Art & Entertainment | Book Reviews | Education | Entertainment Video | Health | Lifestyle | Sport | Sport Video | Search

 


Wu Man plays in Auckland Arts Festival

MEDIA RELEASE
8 November, 2012

Wu Man Named 2013 Instrumentalist of the Year
The Chinese pipa virtuoso plays two exclusive performances in Auckland Arts Festival 2013

WU MAN AND THE KRONOS QUARTET
Saturday 9 March, 2013
The Civic, Auckland

WU MAN SOLO PERFORMANCE
Sunday 10 March, 2013
Concert Chamber, Auckland Town Hall


Wu Man is the very model of a modern soloist. More importantly, her work is part of a big step in the evolution of Western classical music. The best measure of her achievement is that her instrument, the pipa – a Chinese lute that dates back some 2,000 years – is no longer an exotic curiosity. Symphony audiences have heard her perform concertos by Lou Harrison and Tan Dun. She performs regularly with Yo-Yo Ma and the Silk Road Ensemble, the Kronos Quartet, as a soloist in Bang on a Can marathons, and in chamber groups and orchestras giving the premieres of works by Terry Riley, Philip Glass, Chen Yi, and Bright Sheng, who have written pipa parts into their works with her sound and dexterity in mind. - Musical America

Wu Man, the intrepid pipa player, Grammy Award winner and one-woman force of nature who is coming to Auckland Arts Festival 2013, has been named Musical America’s 2013 Instrumentalist of the Year. Wu Man is performing in two special events at Auckland Arts Festival 2013 – A Chinese Home and Ghost Opera with the renowned Kronos Quartet on Saturday 9 March, and a solo performance on Sunday 10 March. Tickets are on sale now through THE EDGE.

Auckland Arts Festival Artistic Director, Carla van Zon, said, “We are absolutely delighted Wu Man has been honoured by Musical America, one of the world’s leading music publications. She’s highly talented, fearless and thrilling to watch. On top of that, she plays an instrument many people have never heard of in a completely modern way, leaving audiences buzzing.”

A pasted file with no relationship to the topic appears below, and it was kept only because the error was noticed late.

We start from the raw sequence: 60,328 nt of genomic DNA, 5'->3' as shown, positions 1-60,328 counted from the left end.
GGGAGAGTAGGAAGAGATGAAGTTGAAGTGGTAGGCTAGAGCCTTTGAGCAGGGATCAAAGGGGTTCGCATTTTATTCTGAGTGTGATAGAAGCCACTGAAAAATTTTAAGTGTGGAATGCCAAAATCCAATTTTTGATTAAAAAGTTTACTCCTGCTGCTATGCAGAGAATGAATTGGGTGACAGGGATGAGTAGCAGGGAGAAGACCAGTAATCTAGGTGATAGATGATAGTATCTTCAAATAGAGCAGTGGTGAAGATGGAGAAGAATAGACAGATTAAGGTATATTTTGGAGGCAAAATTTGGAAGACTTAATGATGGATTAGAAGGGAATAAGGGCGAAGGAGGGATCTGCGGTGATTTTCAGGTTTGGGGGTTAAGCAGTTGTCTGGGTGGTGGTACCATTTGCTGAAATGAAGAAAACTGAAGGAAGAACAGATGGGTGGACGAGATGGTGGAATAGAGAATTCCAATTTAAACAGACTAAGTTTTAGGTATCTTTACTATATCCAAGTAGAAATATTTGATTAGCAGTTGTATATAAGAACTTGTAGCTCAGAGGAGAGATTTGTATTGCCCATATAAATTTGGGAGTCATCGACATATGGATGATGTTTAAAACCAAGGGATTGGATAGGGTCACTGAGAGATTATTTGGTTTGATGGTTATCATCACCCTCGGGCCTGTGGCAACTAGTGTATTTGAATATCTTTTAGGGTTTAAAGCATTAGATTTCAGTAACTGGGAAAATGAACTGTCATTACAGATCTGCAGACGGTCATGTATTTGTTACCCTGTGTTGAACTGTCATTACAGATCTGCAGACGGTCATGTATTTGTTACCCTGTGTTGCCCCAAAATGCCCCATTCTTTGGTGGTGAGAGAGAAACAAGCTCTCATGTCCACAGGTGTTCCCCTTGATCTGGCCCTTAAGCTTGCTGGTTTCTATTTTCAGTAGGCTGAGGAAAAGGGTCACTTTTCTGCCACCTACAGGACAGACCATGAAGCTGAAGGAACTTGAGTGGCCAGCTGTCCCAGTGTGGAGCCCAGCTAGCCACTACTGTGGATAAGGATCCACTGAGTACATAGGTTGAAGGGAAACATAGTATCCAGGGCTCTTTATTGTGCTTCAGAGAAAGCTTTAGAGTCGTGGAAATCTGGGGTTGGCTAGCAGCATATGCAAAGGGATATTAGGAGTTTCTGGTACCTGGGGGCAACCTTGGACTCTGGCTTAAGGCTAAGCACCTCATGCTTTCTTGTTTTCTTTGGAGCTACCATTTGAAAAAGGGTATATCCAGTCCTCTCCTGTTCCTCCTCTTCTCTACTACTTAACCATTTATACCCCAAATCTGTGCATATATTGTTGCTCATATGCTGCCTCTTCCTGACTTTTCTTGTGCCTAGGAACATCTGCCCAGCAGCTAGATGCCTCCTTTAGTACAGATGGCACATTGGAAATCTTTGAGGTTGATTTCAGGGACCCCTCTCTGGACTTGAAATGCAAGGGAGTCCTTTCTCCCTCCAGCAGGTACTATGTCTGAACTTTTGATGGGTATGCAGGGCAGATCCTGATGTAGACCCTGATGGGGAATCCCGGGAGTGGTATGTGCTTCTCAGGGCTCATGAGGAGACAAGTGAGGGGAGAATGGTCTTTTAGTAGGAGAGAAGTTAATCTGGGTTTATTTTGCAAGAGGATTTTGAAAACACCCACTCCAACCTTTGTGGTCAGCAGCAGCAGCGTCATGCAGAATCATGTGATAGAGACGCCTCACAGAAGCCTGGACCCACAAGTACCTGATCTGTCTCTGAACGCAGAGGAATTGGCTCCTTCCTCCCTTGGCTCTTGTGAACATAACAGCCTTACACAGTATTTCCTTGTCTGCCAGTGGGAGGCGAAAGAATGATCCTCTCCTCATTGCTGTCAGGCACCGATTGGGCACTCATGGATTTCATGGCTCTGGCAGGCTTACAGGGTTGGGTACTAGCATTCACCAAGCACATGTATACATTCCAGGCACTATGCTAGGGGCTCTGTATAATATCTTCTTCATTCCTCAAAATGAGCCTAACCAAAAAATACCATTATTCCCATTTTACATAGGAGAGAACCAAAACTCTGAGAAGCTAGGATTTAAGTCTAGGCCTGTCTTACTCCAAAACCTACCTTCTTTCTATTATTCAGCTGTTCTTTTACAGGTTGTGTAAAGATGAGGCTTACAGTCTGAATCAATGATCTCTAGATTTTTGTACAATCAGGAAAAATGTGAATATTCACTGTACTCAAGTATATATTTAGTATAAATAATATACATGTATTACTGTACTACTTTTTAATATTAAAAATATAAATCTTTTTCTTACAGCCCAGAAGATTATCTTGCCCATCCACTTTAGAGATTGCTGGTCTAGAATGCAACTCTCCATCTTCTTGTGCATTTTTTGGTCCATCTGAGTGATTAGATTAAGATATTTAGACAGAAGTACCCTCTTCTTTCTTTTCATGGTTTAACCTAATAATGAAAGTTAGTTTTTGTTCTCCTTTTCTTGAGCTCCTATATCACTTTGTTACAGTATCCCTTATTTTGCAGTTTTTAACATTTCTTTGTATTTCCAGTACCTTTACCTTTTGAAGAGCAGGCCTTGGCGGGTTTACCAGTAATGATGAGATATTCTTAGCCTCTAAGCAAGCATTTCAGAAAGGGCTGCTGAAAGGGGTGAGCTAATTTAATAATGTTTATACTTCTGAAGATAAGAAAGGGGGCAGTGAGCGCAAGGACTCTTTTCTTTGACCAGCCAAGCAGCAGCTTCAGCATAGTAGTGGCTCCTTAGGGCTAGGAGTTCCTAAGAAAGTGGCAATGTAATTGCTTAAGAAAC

With her Chinese lute, which she traverses with the mastery of Hendrix on a guitar, and a repertoire that ranges from bluegrass to Beijing opera, Wu Man has spent the last 20 years seeking out ways to introduce the pipa and Chinese musical culture to audiences in the West. Her many projects and collaborations aim to unite the pipa with a variety of western instruments and art forms, presenting the instrument to audiences in a way they can understand and enjoy in an accessible context. Wu Man has been cited by the Los Angeles Times as “the artist most responsible for bringing the pipa to the Western World.”

In her Auckland Arts Festival 2013 solo performance Wu Man will perform selections from her 2010 recording Immeasurable Light and her most recent album, released in 2012, Borderlands: Wu Man and Master Musicians from the Silk Route. This one-off recital will trace Wu Man’s deeply personal journey into how the pipa’s story has shaped her own. Following her solo performance, Wu Man will host a free post-show talk in the Auckland Town Hall Concert Chamber.

Then, for one night only at The Civic, Wu Man and the world-renowned Kronos Quartet will travel into new musical territory with two momentous works, A Chinese Home and Ghost Opera.

A Chinese Home is an edgy performance for string quartet and pipa that was conceived by Wu Man, Kronos’ David Harrington and leading theatre director Chen Shi-Zheng (Dark Matter, The Peony Pavilion, Monkey: Journey to the West). Tracking a history of 100 years of Chinese music history from traditional China, to the western-influenced Shanghai in the 1920s and 30s, through the Cultural Revolution and into today, this exciting musical journey comes to life both on the stage and screen.